Heritage & History
Wyndham is a fascinating outback town, steeped in a multicultural history.
Located 100kms from Kununurra and 933kms from Darwin, the town was established in 1886 by Australian explorer John Forrest and became the major port and trading station of the East Kimberley, setup to support the gold rush of Halls Creek, 360kms away. During this time Wyndham received an influx of residents chasing the gold dream, including Afghan camel drivers, Englishmen, and Chinese retailers and tailors.
Two years later, the gold rush and subsequent boom in Wyndham had come to an end. During this time the town was predominately supported by the Kimberley pastoral industry until 1913 when the Western Australian government commenced construction of the Wyndham Meat Works. With interruptions from World War I it was not until 1919 that the meat works was completed, employing between 1600 and 2000 workers per year until it closed in 1985.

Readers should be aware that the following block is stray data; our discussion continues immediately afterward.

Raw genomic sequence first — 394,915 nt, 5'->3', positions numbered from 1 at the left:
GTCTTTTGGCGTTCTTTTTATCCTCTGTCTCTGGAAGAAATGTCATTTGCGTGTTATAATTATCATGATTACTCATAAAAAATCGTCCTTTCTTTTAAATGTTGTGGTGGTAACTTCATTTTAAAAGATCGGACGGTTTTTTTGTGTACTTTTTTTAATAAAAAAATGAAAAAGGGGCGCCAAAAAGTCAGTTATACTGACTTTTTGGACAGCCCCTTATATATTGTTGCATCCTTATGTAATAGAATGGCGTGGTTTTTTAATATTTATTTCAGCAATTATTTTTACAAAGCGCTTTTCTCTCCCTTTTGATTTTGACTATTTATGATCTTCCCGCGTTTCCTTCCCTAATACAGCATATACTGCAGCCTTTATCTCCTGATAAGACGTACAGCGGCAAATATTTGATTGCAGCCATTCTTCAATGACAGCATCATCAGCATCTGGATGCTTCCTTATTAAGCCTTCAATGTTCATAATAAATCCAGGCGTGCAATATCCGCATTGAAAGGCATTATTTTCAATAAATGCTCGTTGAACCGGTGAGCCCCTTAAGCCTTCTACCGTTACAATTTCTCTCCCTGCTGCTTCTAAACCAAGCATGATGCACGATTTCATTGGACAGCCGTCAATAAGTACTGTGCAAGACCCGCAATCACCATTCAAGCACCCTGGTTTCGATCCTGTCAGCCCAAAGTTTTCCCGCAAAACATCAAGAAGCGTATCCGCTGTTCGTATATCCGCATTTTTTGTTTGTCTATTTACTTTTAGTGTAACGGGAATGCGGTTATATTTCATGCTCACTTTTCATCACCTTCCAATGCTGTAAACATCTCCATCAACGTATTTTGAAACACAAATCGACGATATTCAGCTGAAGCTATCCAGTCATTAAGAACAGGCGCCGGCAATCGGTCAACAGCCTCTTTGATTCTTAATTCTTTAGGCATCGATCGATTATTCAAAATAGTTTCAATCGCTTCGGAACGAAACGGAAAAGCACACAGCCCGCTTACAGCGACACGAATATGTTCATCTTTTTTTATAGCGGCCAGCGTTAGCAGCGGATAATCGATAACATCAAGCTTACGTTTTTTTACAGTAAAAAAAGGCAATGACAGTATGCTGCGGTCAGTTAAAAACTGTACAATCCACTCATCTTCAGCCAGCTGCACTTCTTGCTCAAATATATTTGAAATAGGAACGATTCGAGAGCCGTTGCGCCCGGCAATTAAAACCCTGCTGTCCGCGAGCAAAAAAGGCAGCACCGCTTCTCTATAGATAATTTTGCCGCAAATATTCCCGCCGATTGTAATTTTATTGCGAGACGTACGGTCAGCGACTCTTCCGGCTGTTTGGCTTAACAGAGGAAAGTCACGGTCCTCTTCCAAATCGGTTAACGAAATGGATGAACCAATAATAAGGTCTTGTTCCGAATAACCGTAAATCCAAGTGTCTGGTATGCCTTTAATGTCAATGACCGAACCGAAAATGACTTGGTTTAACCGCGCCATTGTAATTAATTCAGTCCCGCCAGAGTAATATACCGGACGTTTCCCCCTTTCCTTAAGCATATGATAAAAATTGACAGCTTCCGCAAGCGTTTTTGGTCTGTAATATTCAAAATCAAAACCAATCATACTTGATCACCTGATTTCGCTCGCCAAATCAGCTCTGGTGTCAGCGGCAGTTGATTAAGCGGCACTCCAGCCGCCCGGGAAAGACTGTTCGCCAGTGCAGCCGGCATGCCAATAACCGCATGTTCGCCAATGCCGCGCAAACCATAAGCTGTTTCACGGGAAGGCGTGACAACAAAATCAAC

Wyndham was attacked several times by Japanese war aircraft in World War 2. The Wyndham Historical Museum features much information about all of Wyndham’s history and has a particularly good display on the MV Koolama and Koolama incident, an alleged mutiny.
Today Wyndham has a population of approximately 800. The town has been shaped by Aboriginal, Chinese, Afghan, and English influence. Wyndham has a rich cultural history, and is a fascinating town to visit.